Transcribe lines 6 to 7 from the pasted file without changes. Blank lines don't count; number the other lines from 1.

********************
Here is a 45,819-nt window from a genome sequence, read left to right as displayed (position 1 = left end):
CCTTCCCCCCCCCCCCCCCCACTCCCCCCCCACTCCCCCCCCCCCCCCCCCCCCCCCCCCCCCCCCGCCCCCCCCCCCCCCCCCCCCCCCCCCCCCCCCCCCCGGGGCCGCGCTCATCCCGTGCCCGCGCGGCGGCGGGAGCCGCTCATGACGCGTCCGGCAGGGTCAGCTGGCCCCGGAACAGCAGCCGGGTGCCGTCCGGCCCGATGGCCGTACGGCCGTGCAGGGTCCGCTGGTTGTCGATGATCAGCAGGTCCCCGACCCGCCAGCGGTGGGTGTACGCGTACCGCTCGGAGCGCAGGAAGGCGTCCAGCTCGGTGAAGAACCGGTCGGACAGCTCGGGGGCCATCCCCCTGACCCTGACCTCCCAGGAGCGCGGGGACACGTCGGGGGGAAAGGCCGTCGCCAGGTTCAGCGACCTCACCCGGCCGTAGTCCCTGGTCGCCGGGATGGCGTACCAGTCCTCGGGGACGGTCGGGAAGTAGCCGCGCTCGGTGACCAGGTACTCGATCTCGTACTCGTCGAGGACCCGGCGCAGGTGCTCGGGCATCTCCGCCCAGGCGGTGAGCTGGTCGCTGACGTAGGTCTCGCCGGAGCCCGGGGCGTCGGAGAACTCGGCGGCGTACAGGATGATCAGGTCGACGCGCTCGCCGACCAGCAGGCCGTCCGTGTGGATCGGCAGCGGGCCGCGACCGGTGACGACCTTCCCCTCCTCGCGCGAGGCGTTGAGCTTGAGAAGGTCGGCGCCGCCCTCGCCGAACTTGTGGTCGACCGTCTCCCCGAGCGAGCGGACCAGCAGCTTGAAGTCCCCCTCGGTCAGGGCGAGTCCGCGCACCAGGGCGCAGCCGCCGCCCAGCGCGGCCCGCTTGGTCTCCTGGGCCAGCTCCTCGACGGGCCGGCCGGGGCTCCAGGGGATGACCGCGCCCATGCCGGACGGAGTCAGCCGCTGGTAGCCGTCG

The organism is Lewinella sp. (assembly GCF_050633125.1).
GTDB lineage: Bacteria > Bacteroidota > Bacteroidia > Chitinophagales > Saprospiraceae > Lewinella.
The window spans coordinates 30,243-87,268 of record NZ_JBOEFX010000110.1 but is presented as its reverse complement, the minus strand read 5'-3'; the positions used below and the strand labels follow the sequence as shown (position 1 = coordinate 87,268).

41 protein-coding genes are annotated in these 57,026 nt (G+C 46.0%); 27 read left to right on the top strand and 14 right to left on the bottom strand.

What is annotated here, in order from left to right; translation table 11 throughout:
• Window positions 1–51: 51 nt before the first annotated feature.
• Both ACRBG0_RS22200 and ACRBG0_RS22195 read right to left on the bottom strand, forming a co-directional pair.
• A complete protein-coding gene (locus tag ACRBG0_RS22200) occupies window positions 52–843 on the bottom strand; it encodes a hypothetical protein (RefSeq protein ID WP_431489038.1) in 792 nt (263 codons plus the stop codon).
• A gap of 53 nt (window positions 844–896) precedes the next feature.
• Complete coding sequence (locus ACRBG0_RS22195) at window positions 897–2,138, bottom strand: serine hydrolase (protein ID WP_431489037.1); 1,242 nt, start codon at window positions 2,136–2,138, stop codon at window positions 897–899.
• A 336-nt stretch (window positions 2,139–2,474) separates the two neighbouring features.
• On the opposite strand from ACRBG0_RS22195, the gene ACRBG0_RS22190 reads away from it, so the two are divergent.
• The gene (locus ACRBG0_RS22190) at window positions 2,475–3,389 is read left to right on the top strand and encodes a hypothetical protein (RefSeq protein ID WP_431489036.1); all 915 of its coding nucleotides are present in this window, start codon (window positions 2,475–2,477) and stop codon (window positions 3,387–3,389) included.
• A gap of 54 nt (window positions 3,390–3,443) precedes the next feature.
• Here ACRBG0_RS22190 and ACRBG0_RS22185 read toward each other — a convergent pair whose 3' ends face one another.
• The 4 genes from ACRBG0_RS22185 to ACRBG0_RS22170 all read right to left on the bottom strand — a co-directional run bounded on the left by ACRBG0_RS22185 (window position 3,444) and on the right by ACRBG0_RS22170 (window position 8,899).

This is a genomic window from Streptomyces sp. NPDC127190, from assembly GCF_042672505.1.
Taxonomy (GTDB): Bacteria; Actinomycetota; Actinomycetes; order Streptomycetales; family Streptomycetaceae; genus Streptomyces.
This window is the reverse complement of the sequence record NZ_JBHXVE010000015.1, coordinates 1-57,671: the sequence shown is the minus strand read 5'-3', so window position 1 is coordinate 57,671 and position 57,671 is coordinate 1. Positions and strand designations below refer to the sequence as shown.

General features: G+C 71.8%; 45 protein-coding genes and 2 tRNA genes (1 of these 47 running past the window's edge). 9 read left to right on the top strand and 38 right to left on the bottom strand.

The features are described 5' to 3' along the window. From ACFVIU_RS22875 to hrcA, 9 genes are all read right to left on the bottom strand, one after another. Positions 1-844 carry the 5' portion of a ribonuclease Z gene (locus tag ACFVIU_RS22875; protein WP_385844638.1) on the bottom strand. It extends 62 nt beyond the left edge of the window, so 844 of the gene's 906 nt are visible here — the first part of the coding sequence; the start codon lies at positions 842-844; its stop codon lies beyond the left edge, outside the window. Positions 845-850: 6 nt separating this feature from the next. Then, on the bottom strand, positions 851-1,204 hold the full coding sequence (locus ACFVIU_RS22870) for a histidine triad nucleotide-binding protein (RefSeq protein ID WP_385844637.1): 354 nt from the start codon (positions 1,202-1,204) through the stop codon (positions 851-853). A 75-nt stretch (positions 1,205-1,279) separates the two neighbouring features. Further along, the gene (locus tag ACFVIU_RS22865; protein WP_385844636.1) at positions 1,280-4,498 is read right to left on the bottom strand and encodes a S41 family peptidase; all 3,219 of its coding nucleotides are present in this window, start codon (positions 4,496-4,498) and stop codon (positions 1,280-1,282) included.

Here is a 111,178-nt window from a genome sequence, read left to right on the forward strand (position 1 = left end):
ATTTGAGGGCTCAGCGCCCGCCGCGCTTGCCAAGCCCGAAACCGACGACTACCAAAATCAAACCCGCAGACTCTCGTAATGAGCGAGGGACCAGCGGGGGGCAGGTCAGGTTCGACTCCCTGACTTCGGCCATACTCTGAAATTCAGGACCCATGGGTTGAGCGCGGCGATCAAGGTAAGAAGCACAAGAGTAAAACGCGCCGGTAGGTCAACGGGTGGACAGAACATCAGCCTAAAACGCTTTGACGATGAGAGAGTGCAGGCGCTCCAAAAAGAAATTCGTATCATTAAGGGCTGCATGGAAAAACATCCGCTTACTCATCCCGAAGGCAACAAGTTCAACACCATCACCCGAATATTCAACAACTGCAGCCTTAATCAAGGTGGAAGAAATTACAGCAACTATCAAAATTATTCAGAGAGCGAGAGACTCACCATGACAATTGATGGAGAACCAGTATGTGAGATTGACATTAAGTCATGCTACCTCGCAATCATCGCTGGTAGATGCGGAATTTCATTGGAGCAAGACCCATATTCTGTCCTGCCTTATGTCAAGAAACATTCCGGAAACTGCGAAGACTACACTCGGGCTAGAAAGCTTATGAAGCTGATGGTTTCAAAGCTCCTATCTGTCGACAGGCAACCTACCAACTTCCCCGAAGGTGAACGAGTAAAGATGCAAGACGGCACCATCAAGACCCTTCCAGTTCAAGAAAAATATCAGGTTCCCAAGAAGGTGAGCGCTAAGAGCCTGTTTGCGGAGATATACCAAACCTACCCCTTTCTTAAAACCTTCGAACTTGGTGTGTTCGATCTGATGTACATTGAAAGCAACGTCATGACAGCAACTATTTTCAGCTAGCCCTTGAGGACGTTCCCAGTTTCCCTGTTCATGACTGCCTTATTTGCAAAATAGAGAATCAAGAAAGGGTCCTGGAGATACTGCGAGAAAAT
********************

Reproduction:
41 protein-coding genes are annotated in these 57,026 nt (G+C 46.0%); 27 read left to right on the top strand and 14 right to left on the bottom strand.

What is annotated here, in order from left to right; translation table 11 throughout: